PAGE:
Amidst the COVID-19 pandemic, today we celebrate the 50 year anniversary of the first Earth Day. The talks that day, Wednesday 22 April 1970, were inspired in part by a striking image of the rising earth taken from the moon on Christmas Eve 1968. Inspiration had come from the book Silent Spring by Rachel Carson, which had eloquently pointed out how badly human behavior had affected the planet. And there were many other coincidental, tragic events that formed the genesis of this event. 20 million Americans took part. The talks that day sometimes seemed to be filled with anecdotal, disconnected platitudes and many skeptics thought that Earth Day was merely going to be a short-lived fad. Even though there were many examples of localized devastation from pollution that was out of control, many people then could not see the evidence of a worldwide crisis. Despite some skepticism, on that day, an environmental movement was born in the US and before the end of the year, the Environmental Protection Agency was created. In 1990 Earth Day went global, inspiring concern and action for environmental issues across the planet.
Satellite Imagery Makes an Impact
For humans, seeing is believing because so much of our nervous system is dedicated to vision. So how could those responding to the call to action provide the poignant visuals needed to make their point? At that time in 1970, there were teams in the US that were working diligently and quietly on technologies that would let everyone see the state of the earth from the perspective of space. The goal was to provide policy makers and the public the necessary identification and understanding of the issues. The USGS and NASA were building the first Earth Resources Technology Satellite (ERTS) which would later be renamed Landsat. This effort leveraged the knowledge and space technology that had been developed in the 1960s. In 1972, Landsat-1 was launched. Though TIROS-1, the first weather satellite, had been beaming low resolution pictures of earth to ground stations for a dozen years, it did not show the detail that connected human activities to environmental concerns. But now, Landsat‘s medium resolution imagery was sufficient to show the impact of anthropomorphic change on the entire earth surface, every 16 days. Looking back, Landsat-1 was both a humble and momentous beginning. Landsat imagery and the many new imagery sources that followed, have not only given scientists the evidence they needed to understand and explain environmental dynamics, these global sources have done it in a manner that is vibrantly visual.
New Imagery Sources
In 1970, the only imagery generally available was an unregistered black & white aerial photograph on printed material. In contrast, today imagery is multispectral digital and precisely geopositioned in near real time. The advancements are due to better sensors, inherent global positioning, computing advances, and communication capabilities that were barely imaginable on Earth Day 1.
There are now 100s of imaging satellites orbiting the earth, providing a wide variety of resolutions, with sensors that look across the electromagnetic spectrum. They range from passive electro-optical sensors, to active lasers, to radars. Airborne sources augment this capability, and with commercial drones, remote sensing is becoming personal just like the PC did for computers. These all deliver rich data that fuels your GIS to drive analyses and provide insights not previously obtainable.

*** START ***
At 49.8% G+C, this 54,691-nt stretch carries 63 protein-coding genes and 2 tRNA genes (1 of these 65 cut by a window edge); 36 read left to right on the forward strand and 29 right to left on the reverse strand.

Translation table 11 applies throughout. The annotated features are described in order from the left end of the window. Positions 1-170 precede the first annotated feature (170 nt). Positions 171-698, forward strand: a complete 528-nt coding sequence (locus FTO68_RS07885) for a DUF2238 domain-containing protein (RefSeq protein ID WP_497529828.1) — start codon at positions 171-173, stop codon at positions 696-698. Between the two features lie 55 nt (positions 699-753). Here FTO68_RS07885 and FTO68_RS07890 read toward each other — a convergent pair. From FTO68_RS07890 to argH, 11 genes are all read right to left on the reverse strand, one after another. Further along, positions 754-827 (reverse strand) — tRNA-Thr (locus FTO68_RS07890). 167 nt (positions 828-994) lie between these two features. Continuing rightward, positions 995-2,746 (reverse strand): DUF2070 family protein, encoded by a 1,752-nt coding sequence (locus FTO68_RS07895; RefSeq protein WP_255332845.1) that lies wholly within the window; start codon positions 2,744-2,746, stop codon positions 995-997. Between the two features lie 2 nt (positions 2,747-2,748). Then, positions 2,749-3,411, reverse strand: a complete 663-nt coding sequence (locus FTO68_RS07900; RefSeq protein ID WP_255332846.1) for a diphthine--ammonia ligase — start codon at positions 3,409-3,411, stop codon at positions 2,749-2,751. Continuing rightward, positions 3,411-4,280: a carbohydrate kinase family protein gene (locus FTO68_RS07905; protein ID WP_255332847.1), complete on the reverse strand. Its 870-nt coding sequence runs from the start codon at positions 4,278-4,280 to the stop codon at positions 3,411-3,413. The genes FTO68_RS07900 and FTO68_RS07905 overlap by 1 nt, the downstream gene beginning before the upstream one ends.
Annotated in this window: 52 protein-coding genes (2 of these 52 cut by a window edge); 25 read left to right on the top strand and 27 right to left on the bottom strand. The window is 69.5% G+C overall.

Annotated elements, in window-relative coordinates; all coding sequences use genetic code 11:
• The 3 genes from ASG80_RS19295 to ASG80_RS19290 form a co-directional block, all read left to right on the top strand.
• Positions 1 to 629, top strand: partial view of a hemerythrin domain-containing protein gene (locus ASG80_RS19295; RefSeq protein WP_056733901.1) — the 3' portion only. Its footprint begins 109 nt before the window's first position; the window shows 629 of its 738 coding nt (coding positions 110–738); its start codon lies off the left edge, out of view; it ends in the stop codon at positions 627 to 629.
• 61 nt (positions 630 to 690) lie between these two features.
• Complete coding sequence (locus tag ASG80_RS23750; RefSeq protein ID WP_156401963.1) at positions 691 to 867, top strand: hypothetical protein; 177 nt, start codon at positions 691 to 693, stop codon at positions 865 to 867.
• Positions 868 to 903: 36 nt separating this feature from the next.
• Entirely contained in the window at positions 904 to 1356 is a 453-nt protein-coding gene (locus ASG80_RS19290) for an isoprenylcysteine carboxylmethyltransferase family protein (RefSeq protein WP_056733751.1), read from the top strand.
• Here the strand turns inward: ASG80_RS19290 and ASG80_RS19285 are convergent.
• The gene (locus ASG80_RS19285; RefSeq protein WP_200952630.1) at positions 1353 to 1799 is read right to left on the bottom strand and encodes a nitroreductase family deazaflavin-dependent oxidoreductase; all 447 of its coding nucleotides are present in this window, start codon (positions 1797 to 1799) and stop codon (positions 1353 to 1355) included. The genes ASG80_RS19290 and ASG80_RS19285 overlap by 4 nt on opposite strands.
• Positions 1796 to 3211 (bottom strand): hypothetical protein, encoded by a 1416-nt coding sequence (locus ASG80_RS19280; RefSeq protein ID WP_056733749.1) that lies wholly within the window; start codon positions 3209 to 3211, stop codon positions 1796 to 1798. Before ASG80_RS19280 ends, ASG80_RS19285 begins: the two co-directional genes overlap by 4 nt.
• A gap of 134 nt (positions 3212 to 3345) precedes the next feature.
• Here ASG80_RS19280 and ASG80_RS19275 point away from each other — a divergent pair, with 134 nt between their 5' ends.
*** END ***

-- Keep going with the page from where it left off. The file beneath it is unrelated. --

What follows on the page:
It was critical to get remotely sensed imagery of the earth, but to be truly transformational, a lot of technology development would be needed over the ensuing decades to be able to effectively manage and analyze this image resource.
GIS and Imagery Analytics
In 1970 you were challenged to georeference an air photo and in the later 1970’s it was still difficult to print a Landsat image. Today we can routinely analyze well characterized digital imagery and make determinations about vegetative health, derive sea surface temperatures, provide wind speed and direction from Doppler radar, make damage assessments for humanitarian relief, build precise elevation datasets from LiDAR, derive rich land use land cover maps, detect subtle terrain elevation changes using radar, identify gas emissions with hyperspectral imagery, find poor insulation with thermal infrared sensors, and the list goes on and on.
Once we have these datasets, the GIS can provide synoptic views, and more importantly, analyze the meaning of this information relative to other geographic data such as demographics, infrastructure, agricultural resources, natural resources, and hypsographic data. We not only derive information, we can determine the impact toon specific portions of specie populations, the built-up world, and the natural world.
These analyses are possible because of rich image processing techniques, photogrammetry, and good sensor characterization. The technology is advancing rapidly with new techniques that use machine learning and artificial intelligence (ML/AI).
In the 1970’s imagery acquisition was a time consuming, expensive and challenging prospect. The data was all hardcopy and you were lucky to have an image in the current year. Today we have become accustom to looking at imagery from our desktop or even our phones. Moreover, we can see any location on the planet, instantly. This is made possible by modern image management technology, cloud computing, and high bandwidth communications. This is making a significant difference for problems that requires timely response and involves responders in remote locations.